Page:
How to Explain What a Period is to Your Child

Knowing what menstruation is is important.

what is the first sign of a period?

What is the first sign of a period and is there anything that could slowdown a period?

which part of your body that blood comes from

What part of the body does the blood come from? Is it the same blood when you cut yourself?

when do you know you're going to have your period?

When do you know your going to get your period?

Why do I keep harping on about periods? I do this because I want to normalise periods and the conversations we have, because this will equip children with knowledge and tools. Education about periods lays the foundations, fosters compassion and empathy, and promotes health, empowerment, support, and gender equality in homes.

Have I convinced you yet? I hope so, but how do we start these conversations when many parents believe that their kids are too young to know anything? 

Even though we are having more conversations there is still a whole lot more that we can do to break down the fear and shame that surrounds periods and I believe that simple age-appropriate conversations are key. What do you think?

Conversations about periods can start when a toddler finds a pad in a drawer, or sees mum using a tampon, or sees some blood in the toilet. 

The conversations can be as simple as this:

Young Child Asking: “What’s that pointing to a pad or tampon or blood in the toilet?”

Adult Answering: “It is called a pad/tampon/blood because mum has something called a period that looks like blood coming out of her vagina. It means one day that she can have a baby. Or if they ask why is there blood in the toilet? A parent could add It’s not like the blood when you cut yourself it’s just healthy and normal.”

Here is one way that you could answer your pre-teen if and when they ask you, “What is a Period?”

Imagine your body getting ready for something special each month. That’s what happens with periods! They’re a natural part of growing up for people with a uterus. It’s like your body’s way of preparing for the possibility of having a baby one day.

Every month, your uterus (which is like a small pouch-about here-point to it) builds up a cozy lining of tissue to welcome a baby if you get pregnant. But if you don’t get pregnant, your body doesn’t need this lining anymore. So, it comes out of your body through your vagina. That’s your period!

Now, when we talk about period blood, it’s not just blood like when you scrape your knee. It’s a mix of different things, like cells, mucus, and tissue from inside your uterus. Sometimes it’s pink, red, or even brown. There is usually about 3 to 4 tablespoons of blood that comes out in your period although it might look like more. Your period usually lasts from 3 to 7 days and comes around once a month. At first, it might not be exactly at the same time (regular), but that’s totally normal. Your body is just figuring out its own rhythm. It often gets into a routine of getting periods once a month, but just like we are all different, your periods are too.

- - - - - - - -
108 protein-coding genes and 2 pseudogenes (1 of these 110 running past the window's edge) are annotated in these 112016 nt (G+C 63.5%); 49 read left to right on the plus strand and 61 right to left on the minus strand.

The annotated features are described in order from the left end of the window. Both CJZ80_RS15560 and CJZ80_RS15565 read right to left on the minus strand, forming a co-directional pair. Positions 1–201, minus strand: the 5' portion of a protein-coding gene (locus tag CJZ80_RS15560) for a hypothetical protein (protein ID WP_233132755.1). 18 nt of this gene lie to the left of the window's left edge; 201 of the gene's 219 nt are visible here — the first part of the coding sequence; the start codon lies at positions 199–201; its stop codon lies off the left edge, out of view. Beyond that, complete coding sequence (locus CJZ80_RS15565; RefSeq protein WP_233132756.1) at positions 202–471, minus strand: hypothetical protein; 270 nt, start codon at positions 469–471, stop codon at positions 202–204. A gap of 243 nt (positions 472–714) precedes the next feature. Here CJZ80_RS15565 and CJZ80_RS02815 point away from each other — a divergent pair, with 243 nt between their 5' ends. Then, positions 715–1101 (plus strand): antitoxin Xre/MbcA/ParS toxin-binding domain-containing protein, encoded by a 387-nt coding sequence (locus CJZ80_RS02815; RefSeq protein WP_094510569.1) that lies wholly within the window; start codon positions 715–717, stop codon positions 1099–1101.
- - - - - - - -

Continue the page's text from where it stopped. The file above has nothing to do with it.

To make sure the blood doesn’t get on your clothes, you can use pads, tampons, period undies or menstrual cups. 

I’m also a great advocate of menopause so you might like to talk about this too and say….

You’ll have about 400 to 450 periods in your lifetime. 

They usually stop when you’re between 45 and 55 years old. That’s called menopause.

I would love you to come to me if you have you have any more questions about periods

What is a Period?” and “When will I know that my first period is about to start?”

Find out in this blog here: 

Mum or Dad “What is a Period” and “When will I know that my first period is about to start”

What is a Period?” and “When will I know that my first period is about to start?”

When did you first learn about periods? Did you know when they would start, how and what they were? Knowledge about periods for everyone is important as it normalises that they happen, it opens up conversations, empowers, educates and helps everyone to be empathetic, kind and respectful. The world needs more of this for sure!

I wrote a blog here about the stages of the menstrual cycle here:

The Stages of The Menstrual Cycle

The Stages of the Menstrual Cycle

Do you want your child to be prepared, confident, empathetic, respectful, educated, less embarrassed, feel normal and not ashamed? Then start talking about the menstrual cycle from an early age. Giving most boys the opportunity to learn about menstruation also empowers them to be respectful, even if they never menstruate.

Final Words

Knowing what menstruation is and understanding your child’s cycle is also important. So how about we all try and think of periods in a positive way, communicating this to our children and normalising menstruation, and the many stigmas that are attached. And of course, there’s me. I am here to help you too.

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The facilitator of ‘Amazing Me’, Rowena is a primary trained school teacher, with more than 30 years of experience in sexuality education and a mum of three adult children.

Rowena understands the many complexities and challenges at different stages in a child’s life when talking about tough topics like sex and puberty.

She is passionate about what she does with the goal that open and positive conversations will be started and continued, that puberty is ‘normalised’, relationships enriched and strengthened and as a result, wise choices are made in the future.